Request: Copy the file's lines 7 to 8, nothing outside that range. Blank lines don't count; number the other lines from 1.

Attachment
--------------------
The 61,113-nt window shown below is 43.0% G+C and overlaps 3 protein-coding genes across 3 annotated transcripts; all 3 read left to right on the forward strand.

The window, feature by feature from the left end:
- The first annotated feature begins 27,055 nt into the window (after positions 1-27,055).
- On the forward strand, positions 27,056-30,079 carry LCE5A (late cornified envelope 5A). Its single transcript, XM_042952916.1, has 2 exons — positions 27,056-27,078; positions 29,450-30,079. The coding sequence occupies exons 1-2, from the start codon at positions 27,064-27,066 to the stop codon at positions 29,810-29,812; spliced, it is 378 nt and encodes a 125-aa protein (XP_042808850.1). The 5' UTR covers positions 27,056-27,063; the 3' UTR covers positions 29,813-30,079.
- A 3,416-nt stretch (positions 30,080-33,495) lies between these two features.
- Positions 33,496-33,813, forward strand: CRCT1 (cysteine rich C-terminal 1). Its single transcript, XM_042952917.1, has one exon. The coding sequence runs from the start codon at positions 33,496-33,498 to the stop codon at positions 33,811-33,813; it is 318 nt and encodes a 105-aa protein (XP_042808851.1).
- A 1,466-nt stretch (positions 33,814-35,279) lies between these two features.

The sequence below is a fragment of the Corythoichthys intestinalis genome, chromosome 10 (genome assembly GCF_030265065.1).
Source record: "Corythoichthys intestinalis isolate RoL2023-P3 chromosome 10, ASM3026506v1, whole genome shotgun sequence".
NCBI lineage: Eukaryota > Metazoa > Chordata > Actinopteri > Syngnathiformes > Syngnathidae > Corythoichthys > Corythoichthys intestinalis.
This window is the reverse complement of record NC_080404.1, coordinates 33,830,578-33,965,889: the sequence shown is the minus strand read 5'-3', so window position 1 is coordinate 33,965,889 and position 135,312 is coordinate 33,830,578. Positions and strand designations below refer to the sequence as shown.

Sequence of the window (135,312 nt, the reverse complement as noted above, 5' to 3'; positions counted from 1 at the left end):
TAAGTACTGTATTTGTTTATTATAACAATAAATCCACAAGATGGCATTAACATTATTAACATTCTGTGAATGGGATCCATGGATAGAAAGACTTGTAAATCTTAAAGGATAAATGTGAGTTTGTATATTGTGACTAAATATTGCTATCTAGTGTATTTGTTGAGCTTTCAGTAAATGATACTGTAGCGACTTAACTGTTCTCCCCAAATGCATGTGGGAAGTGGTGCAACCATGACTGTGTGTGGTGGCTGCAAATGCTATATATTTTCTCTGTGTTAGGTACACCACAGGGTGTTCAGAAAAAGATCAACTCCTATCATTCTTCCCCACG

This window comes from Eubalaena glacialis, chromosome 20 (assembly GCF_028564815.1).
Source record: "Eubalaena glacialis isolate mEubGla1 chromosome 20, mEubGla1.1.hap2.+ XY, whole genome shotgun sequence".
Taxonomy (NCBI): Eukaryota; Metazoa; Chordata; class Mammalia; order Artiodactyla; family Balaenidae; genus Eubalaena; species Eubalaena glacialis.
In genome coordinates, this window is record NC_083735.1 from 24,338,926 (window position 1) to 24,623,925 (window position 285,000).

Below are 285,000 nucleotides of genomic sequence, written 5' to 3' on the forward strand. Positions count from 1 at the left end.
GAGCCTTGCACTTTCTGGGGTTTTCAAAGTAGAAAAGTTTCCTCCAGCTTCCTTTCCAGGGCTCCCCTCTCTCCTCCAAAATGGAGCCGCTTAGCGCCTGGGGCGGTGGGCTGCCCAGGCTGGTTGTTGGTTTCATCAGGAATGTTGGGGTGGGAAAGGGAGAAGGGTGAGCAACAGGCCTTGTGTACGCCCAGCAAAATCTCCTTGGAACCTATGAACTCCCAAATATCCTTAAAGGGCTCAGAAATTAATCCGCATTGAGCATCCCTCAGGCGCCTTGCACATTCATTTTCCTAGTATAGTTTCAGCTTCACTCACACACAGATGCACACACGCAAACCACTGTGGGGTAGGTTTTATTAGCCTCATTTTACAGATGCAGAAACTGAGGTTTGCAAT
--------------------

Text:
- A 1,466-nt stretch (positions 33,814-35,279) lies between these two features.

The sequence below is a fragment of the Corythoichthys intestinalis genome, chromosome 10 (genome assembly GCF_030265065.1).